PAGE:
On the experimental treatment front, so far 1,100 tests are being administered for the hydroxychloroquine/Zithromax treatment here in NY, and we are expecting results from those tests soon. Additionally, the state health department received FDA approval to begin unprecedented testing for antibodies to the coronavirus, which could lead to breakthroughs for treatment down the road.
As of today, 5,537 Nassau County residents have tested positive. Statewide, 52,318 New Yorkers have tested positive, with 7,328 people currently hospitalized, 1,755 ICU patients, and a total of 2,726 patients who have been discharged from the hospital and are recovering or fully resolved.
There is a hopeful piece of data to share today, and that’s the number of daily ICU and hospital admissions, which are both down, and I’m praying for that statistic to be a sign that we’re making progress with regard to protecting vulnerable populations. Tragically though, the loss of life continues to be a devastating reality in New York. As of today, 728 New Yorkers have lost their lives. In Nassau County, 8 more of our neighbors have succumbed; men and women ranging in age from 56-92 years old. This brings the total number lost in Nassau to 35.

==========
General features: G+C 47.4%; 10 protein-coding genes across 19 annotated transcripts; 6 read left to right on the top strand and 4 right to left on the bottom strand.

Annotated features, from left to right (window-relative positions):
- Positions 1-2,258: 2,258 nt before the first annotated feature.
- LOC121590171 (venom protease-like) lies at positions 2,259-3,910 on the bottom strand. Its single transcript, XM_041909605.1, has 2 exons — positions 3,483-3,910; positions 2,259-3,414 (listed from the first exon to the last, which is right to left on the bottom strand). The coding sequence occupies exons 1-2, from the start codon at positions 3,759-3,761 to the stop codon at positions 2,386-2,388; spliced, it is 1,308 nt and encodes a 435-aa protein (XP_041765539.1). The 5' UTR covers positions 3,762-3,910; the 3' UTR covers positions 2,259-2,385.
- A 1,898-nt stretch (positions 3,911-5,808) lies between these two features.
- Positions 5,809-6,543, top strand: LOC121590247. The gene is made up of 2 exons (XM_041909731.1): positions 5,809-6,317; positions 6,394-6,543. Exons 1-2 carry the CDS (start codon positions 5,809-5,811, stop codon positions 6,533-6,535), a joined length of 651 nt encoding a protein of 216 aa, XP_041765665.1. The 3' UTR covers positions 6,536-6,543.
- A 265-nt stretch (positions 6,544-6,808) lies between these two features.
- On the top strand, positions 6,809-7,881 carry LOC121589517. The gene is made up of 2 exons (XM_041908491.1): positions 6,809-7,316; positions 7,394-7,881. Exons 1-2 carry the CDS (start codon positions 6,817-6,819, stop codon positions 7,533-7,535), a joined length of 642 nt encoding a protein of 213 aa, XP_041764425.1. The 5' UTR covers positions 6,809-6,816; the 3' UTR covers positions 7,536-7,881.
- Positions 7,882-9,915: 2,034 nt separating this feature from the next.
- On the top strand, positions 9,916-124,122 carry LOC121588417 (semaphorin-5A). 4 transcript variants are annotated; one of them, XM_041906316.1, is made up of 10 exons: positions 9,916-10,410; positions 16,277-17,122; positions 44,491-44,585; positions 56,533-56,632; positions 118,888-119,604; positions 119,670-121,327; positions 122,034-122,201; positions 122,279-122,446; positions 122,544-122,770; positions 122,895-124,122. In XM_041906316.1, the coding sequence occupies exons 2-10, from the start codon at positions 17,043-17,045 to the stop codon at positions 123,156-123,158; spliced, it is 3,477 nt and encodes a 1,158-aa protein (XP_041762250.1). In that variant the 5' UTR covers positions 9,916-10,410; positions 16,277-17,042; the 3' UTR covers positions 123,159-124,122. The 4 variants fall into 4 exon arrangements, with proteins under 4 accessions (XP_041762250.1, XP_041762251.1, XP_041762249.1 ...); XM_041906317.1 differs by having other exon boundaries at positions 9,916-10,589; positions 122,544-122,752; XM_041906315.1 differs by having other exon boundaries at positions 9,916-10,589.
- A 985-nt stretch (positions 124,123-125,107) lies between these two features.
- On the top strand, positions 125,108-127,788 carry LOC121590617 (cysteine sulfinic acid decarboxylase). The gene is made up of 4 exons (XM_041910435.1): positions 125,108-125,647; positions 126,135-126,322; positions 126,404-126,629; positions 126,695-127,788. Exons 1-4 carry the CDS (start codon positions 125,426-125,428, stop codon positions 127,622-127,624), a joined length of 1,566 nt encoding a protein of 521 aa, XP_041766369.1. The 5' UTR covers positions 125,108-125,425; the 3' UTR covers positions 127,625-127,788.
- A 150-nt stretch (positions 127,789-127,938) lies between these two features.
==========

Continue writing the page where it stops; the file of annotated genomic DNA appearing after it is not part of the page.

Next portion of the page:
New State Action
In order to prevent unnecessary exposure, the Presidential Primary, which had been scheduled for April, is being moved to June 23rd to coincide with the existing congressional and state legislative primaries.
In response to policies that were detrimental to families welcoming children into the world, the Governor issued an executive order to guarantee that women giving birth will be allowed to have someone with them while they give birth in public and private hospitals.
The state is asking pharmacies to offer delivery at no charge to customers to alleviate the lines we’ve been seeing in some communities, and those discussions are ongoing.
A special enrollment period is now open on the New York State of Health Marketplace. If you are uninsured or recently lost employer coverage, you can apply for a health plan today at nystateofhealth.com
How You Can Help
New York Blood Center is in urgent need of blood and plasma donors who have not been exposed to coronavirus. If you are considering donating, please call NYCB at 800-688-0900.
We're All In This Together
By now, it’s clear that our present situation isn’t a sprint, it’s a marathon. We all need to do our part, and we all must be flexible to meet the needs of the moment.
These are difficult times full of challenging circumstances, but lets try to make the most of our situation. Call your parents and make sure they know how much you love them. Call that friend you haven’t spoken to in a while. Finish your honey-do list at home. Binge-watch that show everyone is talking about.
We aren’t in charge of the world around us right now, but we are in charge of how we respond to it, and how we cope with our own situation. And if it’s all just too much and you need help, that’s okay too, and there is help for you. Remember, no one is more than just a phone call away at any time, and there are thousands of New Yorkers who want to help: 844-863-9314.
As always, if there’s any way I can be of assistance to you and your family as we navigate these difficult times, please contact me at 516-746-5924 or [email protected].
Thank you for allowing me the privilege of being your Senator.